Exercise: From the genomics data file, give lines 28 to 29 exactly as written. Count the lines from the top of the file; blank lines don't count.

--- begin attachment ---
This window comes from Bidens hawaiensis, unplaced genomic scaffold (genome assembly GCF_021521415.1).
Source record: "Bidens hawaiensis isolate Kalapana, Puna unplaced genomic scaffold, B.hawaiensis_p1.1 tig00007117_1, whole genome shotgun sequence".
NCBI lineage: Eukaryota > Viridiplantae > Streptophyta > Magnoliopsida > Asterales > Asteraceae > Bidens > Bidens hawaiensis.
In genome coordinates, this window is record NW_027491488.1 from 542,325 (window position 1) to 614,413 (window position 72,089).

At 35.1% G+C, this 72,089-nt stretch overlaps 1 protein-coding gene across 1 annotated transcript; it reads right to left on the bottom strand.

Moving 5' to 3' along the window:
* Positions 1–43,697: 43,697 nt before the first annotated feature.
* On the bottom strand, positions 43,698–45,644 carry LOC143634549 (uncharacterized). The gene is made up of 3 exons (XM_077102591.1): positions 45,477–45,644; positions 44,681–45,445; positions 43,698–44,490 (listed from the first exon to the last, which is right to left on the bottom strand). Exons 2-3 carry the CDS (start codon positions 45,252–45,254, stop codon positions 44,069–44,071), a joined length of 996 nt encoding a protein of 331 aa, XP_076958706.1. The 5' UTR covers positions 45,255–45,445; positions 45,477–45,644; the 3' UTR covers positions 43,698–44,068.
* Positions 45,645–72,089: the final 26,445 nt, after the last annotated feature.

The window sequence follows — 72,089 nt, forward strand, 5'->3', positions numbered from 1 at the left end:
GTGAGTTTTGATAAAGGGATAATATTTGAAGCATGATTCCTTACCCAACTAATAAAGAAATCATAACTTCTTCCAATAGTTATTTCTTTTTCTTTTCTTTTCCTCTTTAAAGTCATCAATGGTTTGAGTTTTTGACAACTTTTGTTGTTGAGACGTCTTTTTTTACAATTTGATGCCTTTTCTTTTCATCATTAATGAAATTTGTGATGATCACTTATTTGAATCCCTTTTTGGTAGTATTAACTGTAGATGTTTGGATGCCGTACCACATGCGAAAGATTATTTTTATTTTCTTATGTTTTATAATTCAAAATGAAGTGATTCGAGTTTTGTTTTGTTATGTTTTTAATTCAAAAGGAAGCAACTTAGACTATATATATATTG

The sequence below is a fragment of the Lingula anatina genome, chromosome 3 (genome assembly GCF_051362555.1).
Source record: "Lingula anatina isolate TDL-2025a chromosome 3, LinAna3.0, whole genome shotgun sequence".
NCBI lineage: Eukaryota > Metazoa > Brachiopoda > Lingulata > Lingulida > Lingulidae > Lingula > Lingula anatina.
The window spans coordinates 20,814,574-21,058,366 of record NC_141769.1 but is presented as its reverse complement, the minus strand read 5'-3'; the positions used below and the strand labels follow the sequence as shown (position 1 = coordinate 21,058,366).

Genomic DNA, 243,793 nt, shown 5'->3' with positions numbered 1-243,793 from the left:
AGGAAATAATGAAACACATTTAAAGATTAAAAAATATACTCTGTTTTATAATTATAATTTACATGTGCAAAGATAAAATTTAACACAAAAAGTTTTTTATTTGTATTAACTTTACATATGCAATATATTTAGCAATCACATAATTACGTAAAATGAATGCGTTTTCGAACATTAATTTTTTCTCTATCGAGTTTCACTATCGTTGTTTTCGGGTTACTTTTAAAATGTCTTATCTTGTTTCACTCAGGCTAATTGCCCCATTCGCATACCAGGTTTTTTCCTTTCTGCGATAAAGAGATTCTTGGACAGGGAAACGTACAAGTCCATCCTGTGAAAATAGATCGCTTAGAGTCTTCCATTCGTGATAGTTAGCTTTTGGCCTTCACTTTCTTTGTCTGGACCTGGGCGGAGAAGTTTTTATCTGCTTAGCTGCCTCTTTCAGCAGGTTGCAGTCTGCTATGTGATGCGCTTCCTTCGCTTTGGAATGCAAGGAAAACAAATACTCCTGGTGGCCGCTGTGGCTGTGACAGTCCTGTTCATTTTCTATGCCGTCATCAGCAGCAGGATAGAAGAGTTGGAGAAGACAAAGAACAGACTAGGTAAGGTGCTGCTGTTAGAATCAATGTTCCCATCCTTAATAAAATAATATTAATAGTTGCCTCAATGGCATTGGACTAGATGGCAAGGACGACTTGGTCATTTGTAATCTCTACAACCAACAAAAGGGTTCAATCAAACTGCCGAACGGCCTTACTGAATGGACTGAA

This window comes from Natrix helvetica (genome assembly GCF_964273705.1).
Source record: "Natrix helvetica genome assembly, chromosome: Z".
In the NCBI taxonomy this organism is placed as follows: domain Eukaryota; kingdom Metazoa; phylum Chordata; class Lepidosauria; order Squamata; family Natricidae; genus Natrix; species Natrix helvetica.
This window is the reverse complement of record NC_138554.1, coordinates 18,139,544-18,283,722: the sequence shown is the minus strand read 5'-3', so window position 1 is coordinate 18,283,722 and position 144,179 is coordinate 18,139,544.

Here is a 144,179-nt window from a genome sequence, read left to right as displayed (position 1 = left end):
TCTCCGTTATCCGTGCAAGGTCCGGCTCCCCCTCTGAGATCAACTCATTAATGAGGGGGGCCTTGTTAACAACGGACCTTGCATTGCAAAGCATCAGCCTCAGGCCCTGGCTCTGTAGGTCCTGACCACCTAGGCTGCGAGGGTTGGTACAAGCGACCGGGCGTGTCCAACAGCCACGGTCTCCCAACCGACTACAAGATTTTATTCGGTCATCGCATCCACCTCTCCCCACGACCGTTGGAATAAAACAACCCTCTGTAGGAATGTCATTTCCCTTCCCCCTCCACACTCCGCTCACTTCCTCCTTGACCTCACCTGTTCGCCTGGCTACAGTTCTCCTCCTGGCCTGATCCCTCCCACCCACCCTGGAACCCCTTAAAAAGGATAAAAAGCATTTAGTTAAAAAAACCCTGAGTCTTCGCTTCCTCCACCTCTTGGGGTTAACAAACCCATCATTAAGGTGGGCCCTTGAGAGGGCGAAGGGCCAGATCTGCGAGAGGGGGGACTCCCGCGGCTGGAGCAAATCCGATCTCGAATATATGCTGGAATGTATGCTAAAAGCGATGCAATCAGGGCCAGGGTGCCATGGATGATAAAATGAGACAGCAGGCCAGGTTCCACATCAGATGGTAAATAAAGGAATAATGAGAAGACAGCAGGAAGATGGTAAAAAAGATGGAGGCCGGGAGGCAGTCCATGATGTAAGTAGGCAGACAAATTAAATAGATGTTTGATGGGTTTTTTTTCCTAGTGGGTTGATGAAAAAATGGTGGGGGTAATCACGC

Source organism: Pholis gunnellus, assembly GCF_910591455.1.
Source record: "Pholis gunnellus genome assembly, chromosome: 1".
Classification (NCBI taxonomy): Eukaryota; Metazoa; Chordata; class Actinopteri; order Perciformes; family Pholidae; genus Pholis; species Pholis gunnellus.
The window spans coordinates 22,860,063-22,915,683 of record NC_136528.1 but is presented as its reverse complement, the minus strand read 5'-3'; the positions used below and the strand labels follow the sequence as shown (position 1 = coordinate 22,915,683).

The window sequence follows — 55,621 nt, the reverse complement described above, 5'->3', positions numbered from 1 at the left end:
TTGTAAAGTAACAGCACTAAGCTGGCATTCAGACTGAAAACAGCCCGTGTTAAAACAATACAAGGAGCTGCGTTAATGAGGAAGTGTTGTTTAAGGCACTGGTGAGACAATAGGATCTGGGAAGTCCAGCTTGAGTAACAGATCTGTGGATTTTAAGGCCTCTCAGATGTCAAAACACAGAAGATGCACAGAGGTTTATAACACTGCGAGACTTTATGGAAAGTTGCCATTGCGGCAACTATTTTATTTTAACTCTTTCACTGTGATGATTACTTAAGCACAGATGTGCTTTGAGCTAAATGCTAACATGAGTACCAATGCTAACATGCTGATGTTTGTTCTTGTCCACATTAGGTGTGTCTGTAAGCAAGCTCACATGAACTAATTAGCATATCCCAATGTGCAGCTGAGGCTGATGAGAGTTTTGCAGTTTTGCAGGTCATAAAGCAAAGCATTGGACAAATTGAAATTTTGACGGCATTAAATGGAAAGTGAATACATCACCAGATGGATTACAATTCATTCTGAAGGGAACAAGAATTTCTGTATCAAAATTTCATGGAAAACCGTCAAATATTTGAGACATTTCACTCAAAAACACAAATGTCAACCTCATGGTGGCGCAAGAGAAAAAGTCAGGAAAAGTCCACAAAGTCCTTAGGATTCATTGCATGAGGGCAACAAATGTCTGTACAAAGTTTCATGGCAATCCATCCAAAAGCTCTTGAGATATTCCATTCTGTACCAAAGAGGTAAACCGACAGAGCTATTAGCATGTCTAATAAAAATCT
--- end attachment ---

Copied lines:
The window sequence follows — 55,621 nt, the reverse complement described above, 5'->3', positions numbered from 1 at the left end:
TTGTAAAGTAACAGCACTAAGCTGGCATTCAGACTGAAAACAGCCCGTGTTAAAACAATACAAGGAGCTGCGTTAATGAGGAAGTGTTGTTTAAGGCACTGGTGAGACAATAGGATCTGGGAAGTCCAGCTTGAGTAACAGATCTGTGGATTTTAAGGCCTCTCAGATGTCAAAACACAGAAGATGCACAGAGGTTTATAACACTGCGAGACTTTATGGAAAGTTGCCATTGCGGCAACTATTTTATTTTAACTCTTTCACTGTGATGATTACTTAAGCACAGATGTGCTTTGAGCTAAATGCTAACATGAGTACCAATGCTAACATGCTGATGTTTGTTCTTGTCCACATTAGGTGTGTCTGTAAGCAAGCTCACATGAACTAATTAGCATATCCCAATGTGCAGCTGAGGCTGATGAGAGTTTTGCAGTTTTGCAGGTCATAAAGCAAAGCATTGGACAAATTGAAATTTTGACGGCATTAAATGGAAAGTGAATACATCACCAGATGGATTACAATTCATTCTGAAGGGAACAAGAATTTCTGTATCAAAATTTCATGGAAAACCGTCAAATATTTGAGACATTTCACTCAAAAACACAAATGTCAACCTCATGGTGGCGCAAGAGAAAAAGTCAGGAAAAGTCCACAAAGTCCTTAGGATTCATTGCATGAGGGCAACAAATGTCTGTACAAAGTTTCATGGCAATCCATCCAAAAGCTCTTGAGATATTCCATTCTGTACCAAAGAGGTAAACCGACAGAGCTATTAGCATGTCTAATAAAAATCT